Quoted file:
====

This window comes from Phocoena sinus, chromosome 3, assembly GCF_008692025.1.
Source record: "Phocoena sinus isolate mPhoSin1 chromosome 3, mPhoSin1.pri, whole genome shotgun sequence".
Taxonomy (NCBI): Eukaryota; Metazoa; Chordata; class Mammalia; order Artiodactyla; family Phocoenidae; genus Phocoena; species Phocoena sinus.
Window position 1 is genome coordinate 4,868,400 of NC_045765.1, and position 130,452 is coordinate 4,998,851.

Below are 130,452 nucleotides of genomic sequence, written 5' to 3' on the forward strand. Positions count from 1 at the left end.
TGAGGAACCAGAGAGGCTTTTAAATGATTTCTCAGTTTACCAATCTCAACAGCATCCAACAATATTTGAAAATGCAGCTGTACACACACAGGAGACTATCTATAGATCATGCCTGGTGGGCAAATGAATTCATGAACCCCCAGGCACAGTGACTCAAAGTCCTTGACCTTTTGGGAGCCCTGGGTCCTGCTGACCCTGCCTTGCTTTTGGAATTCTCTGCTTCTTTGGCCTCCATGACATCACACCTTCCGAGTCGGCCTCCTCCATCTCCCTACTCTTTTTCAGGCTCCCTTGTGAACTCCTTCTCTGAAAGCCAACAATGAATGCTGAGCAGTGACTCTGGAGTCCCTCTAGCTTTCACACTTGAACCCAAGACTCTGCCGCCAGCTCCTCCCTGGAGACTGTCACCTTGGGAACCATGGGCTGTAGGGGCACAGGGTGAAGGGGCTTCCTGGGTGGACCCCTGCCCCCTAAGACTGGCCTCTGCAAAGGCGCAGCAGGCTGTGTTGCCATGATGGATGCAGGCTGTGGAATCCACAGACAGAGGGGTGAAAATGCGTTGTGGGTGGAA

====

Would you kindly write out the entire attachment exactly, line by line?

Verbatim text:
This window comes from Phocoena sinus, chromosome 3, assembly GCF_008692025.1.
Source record: "Phocoena sinus isolate mPhoSin1 chromosome 3, mPhoSin1.pri, whole genome shotgun sequence".
Taxonomy (NCBI): Eukaryota; Metazoa; Chordata; class Mammalia; order Artiodactyla; family Phocoenidae; genus Phocoena; species Phocoena sinus.
Window position 1 is genome coordinate 4,868,400 of NC_045765.1, and position 130,452 is coordinate 4,998,851.

Below are 130,452 nucleotides of genomic sequence, written 5' to 3' on the forward strand. Positions count from 1 at the left end.
TGAGGAACCAGAGAGGCTTTTAAATGATTTCTCAGTTTACCAATCTCAACAGCATCCAACAATATTTGAAAATGCAGCTGTACACACACAGGAGACTATCTATAGATCATGCCTGGTGGGCAAATGAATTCATGAACCCCCAGGCACAGTGACTCAAAGTCCTTGACCTTTTGGGAGCCCTGGGTCCTGCTGACCCTGCCTTGCTTTTGGAATTCTCTGCTTCTTTGGCCTCCATGACATCACACCTTCCGAGTCGGCCTCCTCCATCTCCCTACTCTTTTTCAGGCTCCCTTGTGAACTCCTTCTCTGAAAGCCAACAATGAATGCTGAGCAGTGACTCTGGAGTCCCTCTAGCTTTCACACTTGAACCCAAGACTCTGCCGCCAGCTCCTCCCTGGAGACTGTCACCTTGGGAACCATGGGCTGTAGGGGCACAGGGTGAAGGGGCTTCCTGGGTGGACCCCTGCCCCCTAAGACTGGCCTCTGCAAAGGCGCAGCAGGCTGTGTTGCCATGATGGATGCAGGCTGTGGAATCCACAGACAGAGGGGTGAAAATGCGTTGTGGGTGGAA